The theory of technological politics involves three major dimensions. (1) Technological artifacts embody a political function, because particular political ideas, needs and interests are projected in the process of creation and inscribed intentionally into the devices. Because things are doing something, because of the projected reciprocations, they are being done. A much-discussed example would be the particular politic s inscribed in the construction of low-hanging bridges in some areas of New York City (ibid., 22ff). (2) Technological artifacts embody a political function, because their doings are more than what was intended. The reciprocations exceed the projection. Artifacts represent a site of magnification and embody a surplus of meaning which can bring human imagination to its limits. Both, the intentional and unintentional doings of things are political. The unintentional doings are even more politically significant, because they unfold a power whose meaning for human life has not been adequately imagined, intensifying thereby the discrepancy between humans and technology. (3) Therefore, the theory of technological politics engages in democratic practices of shaping technological change. Similar to legislative acts, technological innovation requires spaces for public debate and democratic deliberation (such as citizens’ panels or agencies for technology assessment) including engagements in creating and designing alternative forms of technological practice. Forms that are systematically, from the first moment in the process of creation, imagined in their significance for human life and the world, and which do not solidify one-sided interests, social injustice and control over others, but try to overcome it and embody a generalized thinking, care for the world and for the common good.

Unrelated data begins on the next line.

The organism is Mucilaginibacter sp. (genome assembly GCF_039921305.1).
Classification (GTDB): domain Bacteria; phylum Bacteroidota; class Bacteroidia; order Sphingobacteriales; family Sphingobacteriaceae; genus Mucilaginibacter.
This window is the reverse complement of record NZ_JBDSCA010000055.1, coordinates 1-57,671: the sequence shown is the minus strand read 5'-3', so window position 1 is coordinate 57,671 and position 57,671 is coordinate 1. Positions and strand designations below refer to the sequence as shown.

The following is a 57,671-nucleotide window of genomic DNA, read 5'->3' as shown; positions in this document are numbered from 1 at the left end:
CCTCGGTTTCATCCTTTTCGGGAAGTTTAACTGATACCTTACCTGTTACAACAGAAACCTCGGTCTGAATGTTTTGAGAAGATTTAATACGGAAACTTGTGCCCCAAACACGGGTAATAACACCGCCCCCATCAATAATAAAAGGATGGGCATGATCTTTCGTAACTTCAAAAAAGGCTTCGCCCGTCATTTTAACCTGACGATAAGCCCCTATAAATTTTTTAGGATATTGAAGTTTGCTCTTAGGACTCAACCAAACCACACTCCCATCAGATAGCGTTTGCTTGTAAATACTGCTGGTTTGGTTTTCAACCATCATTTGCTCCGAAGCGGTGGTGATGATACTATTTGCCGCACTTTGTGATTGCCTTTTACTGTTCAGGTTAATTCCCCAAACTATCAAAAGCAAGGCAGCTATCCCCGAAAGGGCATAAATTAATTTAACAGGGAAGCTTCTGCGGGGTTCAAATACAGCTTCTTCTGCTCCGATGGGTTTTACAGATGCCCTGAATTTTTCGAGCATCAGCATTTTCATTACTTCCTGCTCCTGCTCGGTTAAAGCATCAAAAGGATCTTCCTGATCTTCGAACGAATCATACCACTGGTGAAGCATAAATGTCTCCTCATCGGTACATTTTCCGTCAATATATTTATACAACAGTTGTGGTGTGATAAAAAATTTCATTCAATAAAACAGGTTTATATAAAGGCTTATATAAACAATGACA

During the past few decades, the theory has been taken up by people around the world. Usually, not as a fixed set of sterile concepts, ready to be applied, but more as a starting point, an epistemic-political framework to think with and to expand within specific fields of research, education and politics. In my own work, the conversations with Langdon are always present. Currently, for example, we are discussing the significance of digital technologies in educational practice, including the tension between the visions of a Screen New Deal versus a Green New Deal during the Coronavirus (COVID-19) pandemic (Schraube 2020; Winner 2020b). Another example would be how Langdon helped us at Roskilde University to establish a new educational program. 20th century higher education was formed by a strict division between the social/human sciences and the natural/technical sciences which contributed to the discrepancy in the relationship between humans and technology. The formation of STS was a response to this divide. Building on and extending STS programs’ sensibilities, we established HumTek as a new, radical transdisciplinary bachelor program about Humans, Technology and Design. Weaving together more than thirteen disciplines, it centers on an integrated understanding of the human-technology relationship including participatory approaches to the design of technical devices, processes and systems. From the first day of their studies, students reflect on the internal relation between technological design and world-making and discuss why in design processes “it always pays to ask in advance about the qualities of the artifacts, institutions, and human experiences currently on the drawing board” (Winner 2020a, 18).